workers Gerry O'Reilly and Rab McCallum.

North Belfast has over 25 interfaces and approximately 75
voluntary workers who are involved at the coal face.

According to the IMN, an umbrella organisation which deals
with interface violence and incidents, Nationalists have
suffered 358 sectarian attacks since the start of the year.

Gerry O'Reilly of the interface group said the onus was
upon the government to bring forward a viable policy to
address the impact of these attacks.

"Current approaches towards the resolution of conflict at
interface areas in North Belfast and throughout the North
of Ireland are not working or have been stalled by those
within the Unionist community who fail to engage on this
issue," Gerry O'Reilly said.

"This is further compounded by the shortsightedness of the
British and Irish governments' unwillingness to grasp the
bull by the horns once and for all and seek a long-term
viable solution."

The PSNI were able to comment only on sectarian attacks
recorded on their books in North Belfast since April of
this year.

According to their figures since April 1 until the end of
August, 170 sectarian incidents were recorded.

Co-ordinator of North Belfast Interface Network Rab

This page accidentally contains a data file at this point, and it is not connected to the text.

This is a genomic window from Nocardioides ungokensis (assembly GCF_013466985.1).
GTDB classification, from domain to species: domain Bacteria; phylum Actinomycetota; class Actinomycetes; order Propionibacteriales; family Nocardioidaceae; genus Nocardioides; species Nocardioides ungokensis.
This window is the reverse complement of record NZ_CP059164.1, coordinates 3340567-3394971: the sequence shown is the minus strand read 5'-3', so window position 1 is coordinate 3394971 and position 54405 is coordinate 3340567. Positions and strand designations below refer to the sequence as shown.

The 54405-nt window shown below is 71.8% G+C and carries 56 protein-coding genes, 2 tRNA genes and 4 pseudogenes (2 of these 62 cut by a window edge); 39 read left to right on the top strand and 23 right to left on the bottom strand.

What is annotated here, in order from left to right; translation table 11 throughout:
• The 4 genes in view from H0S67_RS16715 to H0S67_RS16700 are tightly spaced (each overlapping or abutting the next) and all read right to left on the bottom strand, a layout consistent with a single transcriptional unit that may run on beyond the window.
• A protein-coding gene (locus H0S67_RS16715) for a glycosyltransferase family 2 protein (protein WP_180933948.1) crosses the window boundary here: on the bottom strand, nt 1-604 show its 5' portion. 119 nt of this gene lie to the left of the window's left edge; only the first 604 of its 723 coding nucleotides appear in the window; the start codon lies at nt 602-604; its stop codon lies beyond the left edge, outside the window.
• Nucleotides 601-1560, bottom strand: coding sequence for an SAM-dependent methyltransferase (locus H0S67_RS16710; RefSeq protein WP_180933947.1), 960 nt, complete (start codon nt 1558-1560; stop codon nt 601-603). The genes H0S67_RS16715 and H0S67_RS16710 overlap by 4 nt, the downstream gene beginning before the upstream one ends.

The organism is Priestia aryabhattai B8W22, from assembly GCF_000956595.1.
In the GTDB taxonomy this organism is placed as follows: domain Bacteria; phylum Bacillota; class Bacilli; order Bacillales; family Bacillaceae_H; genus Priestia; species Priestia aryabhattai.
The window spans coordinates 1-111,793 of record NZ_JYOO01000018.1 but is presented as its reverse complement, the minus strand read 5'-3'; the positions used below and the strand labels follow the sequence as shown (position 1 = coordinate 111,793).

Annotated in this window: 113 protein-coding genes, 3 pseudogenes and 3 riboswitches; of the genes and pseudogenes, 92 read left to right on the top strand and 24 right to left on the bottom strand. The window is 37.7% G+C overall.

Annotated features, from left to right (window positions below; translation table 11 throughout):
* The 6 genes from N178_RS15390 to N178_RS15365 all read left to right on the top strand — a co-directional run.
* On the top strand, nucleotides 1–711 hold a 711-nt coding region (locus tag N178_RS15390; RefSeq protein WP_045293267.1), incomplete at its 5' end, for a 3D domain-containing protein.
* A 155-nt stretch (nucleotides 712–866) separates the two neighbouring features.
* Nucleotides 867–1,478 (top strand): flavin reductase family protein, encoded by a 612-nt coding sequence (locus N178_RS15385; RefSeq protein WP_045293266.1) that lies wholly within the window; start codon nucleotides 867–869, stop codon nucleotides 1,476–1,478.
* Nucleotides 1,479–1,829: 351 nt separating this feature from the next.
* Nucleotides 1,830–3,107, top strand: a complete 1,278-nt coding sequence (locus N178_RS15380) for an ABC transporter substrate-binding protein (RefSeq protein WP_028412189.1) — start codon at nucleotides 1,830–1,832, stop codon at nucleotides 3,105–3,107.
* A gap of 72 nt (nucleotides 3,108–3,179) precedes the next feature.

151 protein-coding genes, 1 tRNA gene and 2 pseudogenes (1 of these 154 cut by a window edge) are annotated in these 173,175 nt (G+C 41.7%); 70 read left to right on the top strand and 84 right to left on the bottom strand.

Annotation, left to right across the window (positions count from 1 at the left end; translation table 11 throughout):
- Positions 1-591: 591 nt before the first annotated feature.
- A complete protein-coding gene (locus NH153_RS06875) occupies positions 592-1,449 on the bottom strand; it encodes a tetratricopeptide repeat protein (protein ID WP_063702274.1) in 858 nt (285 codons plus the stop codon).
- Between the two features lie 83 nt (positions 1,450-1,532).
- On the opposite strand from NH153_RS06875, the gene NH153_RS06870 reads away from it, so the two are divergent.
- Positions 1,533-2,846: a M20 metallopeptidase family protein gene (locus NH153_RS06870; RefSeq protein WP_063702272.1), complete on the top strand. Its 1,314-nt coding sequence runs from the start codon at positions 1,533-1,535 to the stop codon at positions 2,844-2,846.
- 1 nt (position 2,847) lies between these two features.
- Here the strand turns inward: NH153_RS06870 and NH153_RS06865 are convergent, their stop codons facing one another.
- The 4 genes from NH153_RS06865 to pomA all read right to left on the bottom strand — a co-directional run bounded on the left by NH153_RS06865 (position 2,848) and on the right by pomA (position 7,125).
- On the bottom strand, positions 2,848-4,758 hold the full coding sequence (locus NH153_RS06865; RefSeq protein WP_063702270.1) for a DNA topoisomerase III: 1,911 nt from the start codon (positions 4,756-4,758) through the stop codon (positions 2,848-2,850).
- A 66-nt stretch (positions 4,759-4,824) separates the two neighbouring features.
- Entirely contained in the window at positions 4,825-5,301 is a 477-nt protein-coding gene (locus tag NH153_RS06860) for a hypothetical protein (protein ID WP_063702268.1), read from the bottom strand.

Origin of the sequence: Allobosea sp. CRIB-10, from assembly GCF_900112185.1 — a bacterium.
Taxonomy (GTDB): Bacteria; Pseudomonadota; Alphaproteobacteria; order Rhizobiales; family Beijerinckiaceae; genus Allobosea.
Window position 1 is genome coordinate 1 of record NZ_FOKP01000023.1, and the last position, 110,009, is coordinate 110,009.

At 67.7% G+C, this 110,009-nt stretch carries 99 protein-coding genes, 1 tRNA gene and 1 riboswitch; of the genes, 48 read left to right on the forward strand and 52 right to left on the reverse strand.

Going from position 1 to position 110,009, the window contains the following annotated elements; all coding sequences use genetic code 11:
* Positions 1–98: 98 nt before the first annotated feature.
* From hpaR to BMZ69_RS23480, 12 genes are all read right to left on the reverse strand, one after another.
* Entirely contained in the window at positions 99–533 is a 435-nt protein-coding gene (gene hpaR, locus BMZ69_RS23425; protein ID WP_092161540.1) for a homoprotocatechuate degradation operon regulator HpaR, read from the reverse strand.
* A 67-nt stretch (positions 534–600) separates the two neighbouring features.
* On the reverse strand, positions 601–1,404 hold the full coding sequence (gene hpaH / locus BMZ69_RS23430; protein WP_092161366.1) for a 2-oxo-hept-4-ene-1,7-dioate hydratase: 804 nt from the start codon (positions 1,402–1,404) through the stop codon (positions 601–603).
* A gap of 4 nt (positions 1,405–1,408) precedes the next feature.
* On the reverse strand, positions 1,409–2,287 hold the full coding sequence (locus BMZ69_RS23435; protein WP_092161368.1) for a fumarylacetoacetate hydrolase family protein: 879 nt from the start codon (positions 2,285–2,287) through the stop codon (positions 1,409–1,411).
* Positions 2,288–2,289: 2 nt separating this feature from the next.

McCallum said voluntary workers in this field of work
needed a lot of support.

"These voluntary workers are involved in critical
interventions in times of civil strife and crisis," he

"These interventions are generally fraught with tensions
and confrontation. This work has become increasingly
demanding and is often thankless. The faint hearted rarely
throw themselves into this type of work. Yet with virtually
every interface incident comes a call from all quarters for
the community to do more."

Sinn Féin MLA for North Belfast Kathy Stanton said the
conference should put pressure on the British and Irish
governments to begin a wide-ranging process of

"This consultation process must produce a much needed
strategy and funding for this must follow for those who are
working day and daily on the ground to make improvements to